I purchased a Hy Hunter that was chambered in a .357 Mag from the Base Exchange at MCAS El Toro, CA in 1965.  I cannot remember exactly how much I paid for it but I couldn't have been very expensive.  I bought the Hy Hunter and a pre 1964 Winchester Model 94 .30 .30 lever action and I was only a Lance Cpl at the time.  I still own both today but I don't shoot them as much as I would like to.  I am not that much into the cowboy action shooting but more into long range high power rifle competion. 

Personally, I think you got a good revolver out of the deal.  I know that mine is very sturdy and shoots great after all these years. 

Larry
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sixgunsam
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« Reply #7 on: June 24, 2010, 12:14:31 am »

My wife has a Hy Hunter Great Western 45.  Looks like a Colt 45 and it shoots like a hammer!  Good, that is.
It most certainly has POWER when you shoot it.  She inherited it from her dad after he passed.  I replaced the stag grips
with something close in finishes walnut.  Looks and feels much better.  The grips do not exactly match.  I have had trouble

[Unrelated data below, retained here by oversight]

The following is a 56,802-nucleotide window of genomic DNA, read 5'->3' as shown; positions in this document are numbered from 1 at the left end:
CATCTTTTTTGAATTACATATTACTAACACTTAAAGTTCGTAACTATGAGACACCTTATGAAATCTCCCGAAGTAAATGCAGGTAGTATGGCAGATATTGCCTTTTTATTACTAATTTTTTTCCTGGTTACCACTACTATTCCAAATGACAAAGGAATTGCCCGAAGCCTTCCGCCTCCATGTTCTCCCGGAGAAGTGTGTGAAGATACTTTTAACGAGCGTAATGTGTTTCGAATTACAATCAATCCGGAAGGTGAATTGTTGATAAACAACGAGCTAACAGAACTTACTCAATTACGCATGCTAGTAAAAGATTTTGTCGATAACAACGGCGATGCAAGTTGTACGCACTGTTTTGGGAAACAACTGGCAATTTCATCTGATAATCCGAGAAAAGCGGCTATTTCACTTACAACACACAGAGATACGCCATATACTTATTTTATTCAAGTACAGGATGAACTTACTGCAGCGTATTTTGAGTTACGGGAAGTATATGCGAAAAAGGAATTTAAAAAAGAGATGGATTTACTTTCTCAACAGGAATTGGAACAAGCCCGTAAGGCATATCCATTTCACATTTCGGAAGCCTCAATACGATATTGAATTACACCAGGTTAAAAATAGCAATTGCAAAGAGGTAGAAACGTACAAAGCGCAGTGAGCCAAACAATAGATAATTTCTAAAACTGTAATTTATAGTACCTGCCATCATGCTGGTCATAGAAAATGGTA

finding something that will actually match the grip pins and have had to drill holes where there were none in the flat side of
the grips to get them to fit correctly.  Still could use better grips but the feel it has now is WOW!  I'm impressed.

These days, with the wheel gun copies popping up everywhere and blue book values saying Hy Hunter 45's are dirt cheap, I beg to
differ.  I sold a Ruger 357 stainless steel Redhawk for $350 after reading blue book values.  I recently saw a Ruger 357 Redhawk
exactly like the one I sold, for sale on Gunbroker for over $700.  I could KICK myself!!!  So, with Hy Hunter firearms being better
than what people think, especially the 45 colt look alike, I do not believe that $165 is a fair shake for this gun.  It is obviouly not
still in production, which makes it antique by some degree.  Certainly RARE!  You cannot disagree with that.